Alt namesBrasilsource: Getty Vocabulary Program
Brasilesource: Cassell's Italian Dictionary (1983) p 619
Brasiliensource: Cassell's German Dictionary (1982) p 127
Braziliësource: Engels Woordenboek (1987) p 81
Brésilsource: UN Terminology Bulletin (1993) p 42
Estados Unidos do Brasilsource: Webster's Geographical Dictionary (1988) p 170-171
Federative Republic of Brazilsource: Wikipedia
República Federativa do Brasilsource: Britannica Book of the Year (1991) p 560
República Federativa do Brasilsource: Wikipedia
United States of Brazilsource: Webster's Geographical Dictionary (1988) p 170-171
Coordinates10°S 55°W
Contained Places
Federal district
Distrito Federal
Inhabited place
Acre ( 1960 - )
Alagoas ( 1899 - )
Amapá ( 1990 - )
Amazonas ( 1889 - )
Espírito Santo ( 1889 - )
Goiás ( 1889 - )
Maranhão ( 1889 - )
Mato Grosso do Sul ( 1889 - )
Mato Grosso ( 1889 - )
Minas Gerais ( 1891 - )
Paraná ( 1891 - )
Pernambuco ( 1891 - )
Rio Grande do Norte ( 1889 - )
Rio Grande do Sul
Rio de Janeiro ( 1889 - )
Rondônia ( 1982 - )
Roraima ( 1990 - )
Santa Catarina ( 1889 - )
Sergipe ( 1889 - )
São Paulo ( 1681 - )
Tocantins ( 1988 - )
source: Getty Thesaurus of Geographic Names
source: Family History Library Catalog

the text in this section is copied from an article in Wikipedia

Brazil, officially the Federative Republic of Brazil, is the largest country in both South America and the Latin American region. It is the world's fifth largest country, both by geographical area and by population. It is the largest Portuguese-speaking country in the world, and the only one in the Americas.

Bounded by the Atlantic Ocean on the east, Brazil has a coastline of .[1] It borders all other South American countries except Ecuador and Chile and occupies 47.3 percent of the continent of South America. Its Amazon River basin includes a vast tropical forest, home to diverse wildlife, a variety of ecological systems, and extensive natural resources spanning numerous protected habitats. This unique environmental heritage makes Brazil one of 17 megadiverse countries, and is the subject of significant global interest and debate regarding deforestation and environmental protection.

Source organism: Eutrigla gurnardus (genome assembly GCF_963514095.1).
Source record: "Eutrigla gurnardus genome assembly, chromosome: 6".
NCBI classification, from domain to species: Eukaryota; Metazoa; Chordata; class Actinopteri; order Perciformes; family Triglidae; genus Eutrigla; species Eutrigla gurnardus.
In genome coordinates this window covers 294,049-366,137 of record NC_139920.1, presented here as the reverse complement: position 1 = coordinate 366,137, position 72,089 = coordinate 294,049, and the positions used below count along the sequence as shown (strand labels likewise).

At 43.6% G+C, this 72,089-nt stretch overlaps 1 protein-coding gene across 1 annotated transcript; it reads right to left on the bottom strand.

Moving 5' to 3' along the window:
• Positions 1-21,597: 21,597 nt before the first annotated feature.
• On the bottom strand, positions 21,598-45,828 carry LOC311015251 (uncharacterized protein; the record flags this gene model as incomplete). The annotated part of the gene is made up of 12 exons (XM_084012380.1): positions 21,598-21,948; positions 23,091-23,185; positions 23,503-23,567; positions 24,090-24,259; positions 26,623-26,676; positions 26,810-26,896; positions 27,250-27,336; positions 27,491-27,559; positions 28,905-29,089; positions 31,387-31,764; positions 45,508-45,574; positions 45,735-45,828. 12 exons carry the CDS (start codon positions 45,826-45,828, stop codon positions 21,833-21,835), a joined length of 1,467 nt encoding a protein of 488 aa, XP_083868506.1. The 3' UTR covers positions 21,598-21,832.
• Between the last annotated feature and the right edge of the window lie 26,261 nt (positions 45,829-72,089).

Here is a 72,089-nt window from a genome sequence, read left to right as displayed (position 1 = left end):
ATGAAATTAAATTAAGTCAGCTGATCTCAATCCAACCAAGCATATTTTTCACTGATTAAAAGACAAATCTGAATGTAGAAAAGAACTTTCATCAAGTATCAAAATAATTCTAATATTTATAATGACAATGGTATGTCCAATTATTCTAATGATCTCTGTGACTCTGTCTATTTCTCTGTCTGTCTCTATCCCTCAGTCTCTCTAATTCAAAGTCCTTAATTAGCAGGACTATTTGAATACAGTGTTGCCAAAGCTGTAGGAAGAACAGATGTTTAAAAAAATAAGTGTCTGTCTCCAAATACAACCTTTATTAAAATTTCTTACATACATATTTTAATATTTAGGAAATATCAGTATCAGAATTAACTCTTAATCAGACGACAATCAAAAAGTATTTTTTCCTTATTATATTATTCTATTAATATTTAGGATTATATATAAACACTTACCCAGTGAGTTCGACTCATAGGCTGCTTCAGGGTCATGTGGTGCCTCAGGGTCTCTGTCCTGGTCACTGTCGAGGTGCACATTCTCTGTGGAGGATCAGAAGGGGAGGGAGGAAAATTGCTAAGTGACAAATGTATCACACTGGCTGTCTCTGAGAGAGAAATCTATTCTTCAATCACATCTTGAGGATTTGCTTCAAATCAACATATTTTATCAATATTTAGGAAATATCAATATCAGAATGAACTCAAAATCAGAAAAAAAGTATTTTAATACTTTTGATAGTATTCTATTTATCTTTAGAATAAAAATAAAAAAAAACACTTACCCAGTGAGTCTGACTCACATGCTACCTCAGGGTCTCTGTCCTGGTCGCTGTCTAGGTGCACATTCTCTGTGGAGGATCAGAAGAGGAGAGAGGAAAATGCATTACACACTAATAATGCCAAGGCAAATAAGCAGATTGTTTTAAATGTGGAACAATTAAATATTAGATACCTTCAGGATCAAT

Brazil was inhabited by numerous tribal nations prior to the landing of traveler Pedro Álvares Cabral in 1500, who claimed the area for Portugal. Brazil remained a Portuguese colony until 1808, when the capital of the empire was transferred from Lisbon to Rio de Janeiro after French forces invaded Portugal. In 1815, it was elevated to the rank of kingdom upon the formation of the United Kingdom of Portugal, Brazil and the Algarves. Its independence was achieved in 1822 with the creation of the Empire of Brazil, a unitary state governed under a constitutional monarchy and a parliamentary system. The country became a presidential republic in 1889, when a military coup d'état proclaimed the Republic, although the bicameral legislature, now called Congress, dates back to the ratification of the first constitution in 1824. An authoritarian military junta had led the nation from 1964 until 1985. Brazil's current Constitution, formulated in 1988, defines it as a federal republic. The Federation is composed of the union of the Federal District, the 26 states, and the 5,570 municipalities.

The country's economy is the world's seventh largest by both nominal GDP and purchasing power parity, as of 2012. A member of the BRIC group, Brazil until 2010 had one of the world's fastest growing major economies, with its economic reforms giving the country new international recognition and influence. Brazil's national development bank (BNDES) plays an important role for the country's economic growth. Brazil is a founding member of the United Nations, the G20, CPLP, Latin Union, the Organization of Ibero-American States, the Organization of American States, Mercosul and the Union of South American Nations. Brazil is a regional power in Latin America and a middle power in international affairs, with some analysts identifying it as an emerging global power. Brazil has been the world's largest producer of coffee for the last 150 years.[2]


How places in Brazil are organized

All places in Brazil

Further information on historical place organization in Brazil

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